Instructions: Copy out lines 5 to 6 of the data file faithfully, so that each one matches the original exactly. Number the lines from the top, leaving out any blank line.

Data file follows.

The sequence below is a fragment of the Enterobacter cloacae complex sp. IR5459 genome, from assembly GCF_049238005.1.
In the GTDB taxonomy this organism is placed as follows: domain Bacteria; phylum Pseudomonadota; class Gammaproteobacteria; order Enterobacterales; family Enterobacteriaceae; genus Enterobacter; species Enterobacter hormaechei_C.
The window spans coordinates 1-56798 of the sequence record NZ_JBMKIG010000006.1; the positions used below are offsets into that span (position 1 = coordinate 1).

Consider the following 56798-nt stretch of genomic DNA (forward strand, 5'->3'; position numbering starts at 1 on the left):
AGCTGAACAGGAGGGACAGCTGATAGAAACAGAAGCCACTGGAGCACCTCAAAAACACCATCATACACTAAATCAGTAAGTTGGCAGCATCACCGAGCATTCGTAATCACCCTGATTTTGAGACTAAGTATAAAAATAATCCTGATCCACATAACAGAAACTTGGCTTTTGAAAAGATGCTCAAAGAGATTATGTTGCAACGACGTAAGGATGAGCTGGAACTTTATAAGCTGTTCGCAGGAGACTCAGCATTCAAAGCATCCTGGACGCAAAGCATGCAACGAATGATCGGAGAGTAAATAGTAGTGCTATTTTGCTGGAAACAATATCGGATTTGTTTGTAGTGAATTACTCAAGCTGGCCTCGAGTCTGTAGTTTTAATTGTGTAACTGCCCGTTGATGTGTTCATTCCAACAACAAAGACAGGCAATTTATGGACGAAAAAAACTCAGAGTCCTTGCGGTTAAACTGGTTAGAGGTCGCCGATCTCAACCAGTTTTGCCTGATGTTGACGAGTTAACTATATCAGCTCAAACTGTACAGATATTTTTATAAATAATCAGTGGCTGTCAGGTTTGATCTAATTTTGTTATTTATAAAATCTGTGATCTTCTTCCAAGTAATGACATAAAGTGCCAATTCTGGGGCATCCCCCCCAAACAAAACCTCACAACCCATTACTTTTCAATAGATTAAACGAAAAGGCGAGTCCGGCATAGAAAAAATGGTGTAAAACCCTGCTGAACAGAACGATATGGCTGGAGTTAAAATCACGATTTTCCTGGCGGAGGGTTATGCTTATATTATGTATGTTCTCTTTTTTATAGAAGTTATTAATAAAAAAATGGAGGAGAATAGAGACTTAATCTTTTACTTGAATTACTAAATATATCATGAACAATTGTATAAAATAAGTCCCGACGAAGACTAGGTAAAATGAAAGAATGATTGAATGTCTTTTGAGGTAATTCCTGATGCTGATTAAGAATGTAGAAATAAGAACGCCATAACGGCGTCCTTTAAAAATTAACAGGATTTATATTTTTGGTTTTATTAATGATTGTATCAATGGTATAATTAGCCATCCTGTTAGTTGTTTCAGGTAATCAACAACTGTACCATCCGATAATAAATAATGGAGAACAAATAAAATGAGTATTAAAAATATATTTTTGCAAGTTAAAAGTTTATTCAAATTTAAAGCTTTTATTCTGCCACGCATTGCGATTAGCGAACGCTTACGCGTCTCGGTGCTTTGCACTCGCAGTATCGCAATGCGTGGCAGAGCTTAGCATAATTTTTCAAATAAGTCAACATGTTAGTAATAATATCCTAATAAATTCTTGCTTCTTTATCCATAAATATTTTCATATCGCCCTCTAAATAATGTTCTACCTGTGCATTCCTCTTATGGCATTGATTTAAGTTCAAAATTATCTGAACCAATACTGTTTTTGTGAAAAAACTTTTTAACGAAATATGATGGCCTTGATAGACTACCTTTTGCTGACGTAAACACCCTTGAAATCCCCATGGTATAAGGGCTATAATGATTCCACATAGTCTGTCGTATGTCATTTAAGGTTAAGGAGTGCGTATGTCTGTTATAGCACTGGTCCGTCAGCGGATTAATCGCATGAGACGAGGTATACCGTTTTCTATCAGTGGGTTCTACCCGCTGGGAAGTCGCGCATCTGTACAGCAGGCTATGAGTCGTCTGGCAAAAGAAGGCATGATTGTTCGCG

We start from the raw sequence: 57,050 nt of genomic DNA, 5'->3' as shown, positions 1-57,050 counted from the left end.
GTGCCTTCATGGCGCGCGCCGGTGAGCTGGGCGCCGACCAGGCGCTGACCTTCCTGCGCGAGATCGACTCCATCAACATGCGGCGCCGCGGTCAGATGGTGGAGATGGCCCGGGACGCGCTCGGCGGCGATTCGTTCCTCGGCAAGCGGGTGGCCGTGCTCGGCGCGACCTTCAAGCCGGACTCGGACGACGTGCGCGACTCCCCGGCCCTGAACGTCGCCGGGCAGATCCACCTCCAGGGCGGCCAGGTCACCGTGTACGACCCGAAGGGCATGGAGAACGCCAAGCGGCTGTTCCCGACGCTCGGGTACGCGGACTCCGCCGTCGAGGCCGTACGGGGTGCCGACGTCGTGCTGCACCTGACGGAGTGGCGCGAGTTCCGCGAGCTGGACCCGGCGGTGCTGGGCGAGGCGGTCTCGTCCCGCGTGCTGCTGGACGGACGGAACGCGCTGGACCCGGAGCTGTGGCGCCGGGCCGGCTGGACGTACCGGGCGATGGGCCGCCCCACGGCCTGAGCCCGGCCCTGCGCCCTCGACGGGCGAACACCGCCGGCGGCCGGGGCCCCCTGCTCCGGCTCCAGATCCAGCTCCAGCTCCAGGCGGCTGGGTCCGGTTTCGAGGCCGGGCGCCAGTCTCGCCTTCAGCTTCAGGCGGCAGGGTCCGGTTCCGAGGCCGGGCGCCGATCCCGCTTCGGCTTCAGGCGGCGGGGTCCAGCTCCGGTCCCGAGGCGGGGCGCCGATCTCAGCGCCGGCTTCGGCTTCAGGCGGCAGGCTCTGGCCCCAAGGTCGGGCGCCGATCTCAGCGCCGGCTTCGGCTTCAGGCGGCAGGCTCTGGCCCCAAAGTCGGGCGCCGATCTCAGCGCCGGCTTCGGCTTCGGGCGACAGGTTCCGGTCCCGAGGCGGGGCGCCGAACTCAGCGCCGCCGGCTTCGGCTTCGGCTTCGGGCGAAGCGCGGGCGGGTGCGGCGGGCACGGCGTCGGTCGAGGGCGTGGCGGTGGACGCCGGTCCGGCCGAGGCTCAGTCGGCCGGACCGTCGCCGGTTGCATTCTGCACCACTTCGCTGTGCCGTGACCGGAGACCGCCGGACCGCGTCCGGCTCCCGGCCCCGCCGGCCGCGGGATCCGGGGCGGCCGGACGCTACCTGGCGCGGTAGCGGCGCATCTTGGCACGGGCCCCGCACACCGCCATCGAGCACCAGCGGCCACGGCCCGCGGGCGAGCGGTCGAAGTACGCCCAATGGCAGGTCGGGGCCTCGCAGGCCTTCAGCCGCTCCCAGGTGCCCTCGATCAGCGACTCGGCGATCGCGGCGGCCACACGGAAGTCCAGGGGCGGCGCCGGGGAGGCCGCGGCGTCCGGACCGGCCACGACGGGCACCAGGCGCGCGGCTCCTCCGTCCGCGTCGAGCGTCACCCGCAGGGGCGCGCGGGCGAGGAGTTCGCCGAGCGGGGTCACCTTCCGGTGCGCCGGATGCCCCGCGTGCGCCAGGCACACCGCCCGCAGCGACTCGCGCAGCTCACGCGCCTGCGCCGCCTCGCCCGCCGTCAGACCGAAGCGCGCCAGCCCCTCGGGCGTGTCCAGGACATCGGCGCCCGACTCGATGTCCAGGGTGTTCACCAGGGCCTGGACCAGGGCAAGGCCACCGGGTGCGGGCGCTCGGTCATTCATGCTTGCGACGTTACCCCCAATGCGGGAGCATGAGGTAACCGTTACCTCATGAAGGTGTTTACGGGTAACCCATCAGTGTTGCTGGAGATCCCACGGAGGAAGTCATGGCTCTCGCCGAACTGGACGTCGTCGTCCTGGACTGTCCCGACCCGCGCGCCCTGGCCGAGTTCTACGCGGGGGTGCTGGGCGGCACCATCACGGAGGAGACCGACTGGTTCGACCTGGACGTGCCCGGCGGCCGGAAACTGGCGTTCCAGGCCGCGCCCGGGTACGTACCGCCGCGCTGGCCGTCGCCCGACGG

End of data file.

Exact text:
AGCTGAACAGGAGGGACAGCTGATAGAAACAGAAGCCACTGGAGCACCTCAAAAACACCATCATACACTAAATCAGTAAGTTGGCAGCATCACCGAGCATTCGTAATCACCCTGATTTTGAGACTAAGTATAAAAATAATCCTGATCCACATAACAGAAACTTGGCTTTTGAAAAGATGCTCAAAGAGATTATGTTGCAACGACGTAAGGATGAGCTGGAACTTTATAAGCTGTTCGCAGGAGACTCAGCATTCAAAGCATCCTGGACGCAAAGCATGCAACGAATGATCGGAGAGTAAATAGTAGTGCTATTTTGCTGGAAACAATATCGGATTTGTTTGTAGTGAATTACTCAAGCTGGCCTCGAGTCTGTAGTTTTAATTGTGTAACTGCCCGTTGATGTGTTCATTCCAACAACAAAGACAGGCAATTTATGGACGAAAAAAACTCAGAGTCCTTGCGGTTAAACTGGTTAGAGGTCGCCGATCTCAACCAGTTTTGCCTGATGTTGACGAGTTAACTATATCAGCTCAAACTGTACAGATATTTTTATAAATAATCAGTGGCTGTCAGGTTTGATCTAATTTTGTTATTTATAAAATCTGTGATCTTCTTCCAAGTAATGACATAAAGTGCCAATTCTGGGGCATCCCCCCCAAACAAAACCTCACAACCCATTACTTTTCAATAGATTAAACGAAAAGGCGAGTCCGGCATAGAAAAAATGGTGTAAAACCCTGCTGAACAGAACGATATGGCTGGAGTTAAAATCACGATTTTCCTGGCGGAGGGTTATGCTTATATTATGTATGTTCTCTTTTTTATAGAAGTTATTAATAAAAAAATGGAGGAGAATAGAGACTTAATCTTTTACTTGAATTACTAAATATATCATGAACAATTGTATAAAATAAGTCCCGACGAAGACTAGGTAAAATGAAAGAATGATTGAATGTCTTTTGAGGTAATTCCTGATGCTGATTAAGAATGTAGAAATAAGAACGCCATAACGGCGTCCTTTAAAAATTAACAGGATTTATATTTTTGGTTTTATTAATGATTGTATCAATGGTATAATTAGCCATCCTGTTAGTTGTTTCAGGTAATCAACAACTGTACCATCCGATAATAAATAATGGAGAACAAATAAAATGAGTATTAAAAATATATTTTTGCAAGTTAAAAGTTTATTCAAATTTAAAGCTTTTATTCTGCCACGCATTGCGATTAGCGAACGCTTACGCGTCTCGGTGCTTTGCACTCGCAGTATCGCAATGCGTGGCAGAGCTTAGCATAATTTTTCAAATAAGTCAACATGTTAGTAATAATATCCTAATAAATTCTTGCTTCTTTATCCATAAATATTTTCATATCGCCCTCTAAATAATGTTCTACCTGTGCATTCCTCTTATGGCATTGATTTAAGTTCAAAATTATCTGAACCAATACTGTTTTTGTGAAAAAACTTTTTAACGAAATATGATGGCCTTGATAGACTACCTTTTGCTGACGTAAACACCCTTGAAATCCCCATGGTATAAGGGCTATAATGATTCCACATAGTCTGTCGTATGTCATTTAAGGTTAAGGAGTGCGTATGTCTGTTATAGCACTGGTCCGTCAGCGGATTAATCGCATGAGACGAGGTATACCGTTTTCTATCAGTGGGTTCTACCCGCTGGGAAGTCGCGCATCTGTACAGCAGGCTATGAGTCGTCTGGCAAAAGAAGGCATGATTGTTCGCG

We start from the raw sequence: 57,050 nt of genomic DNA, 5'->3' as shown, positions 1-57,050 counted from the left end.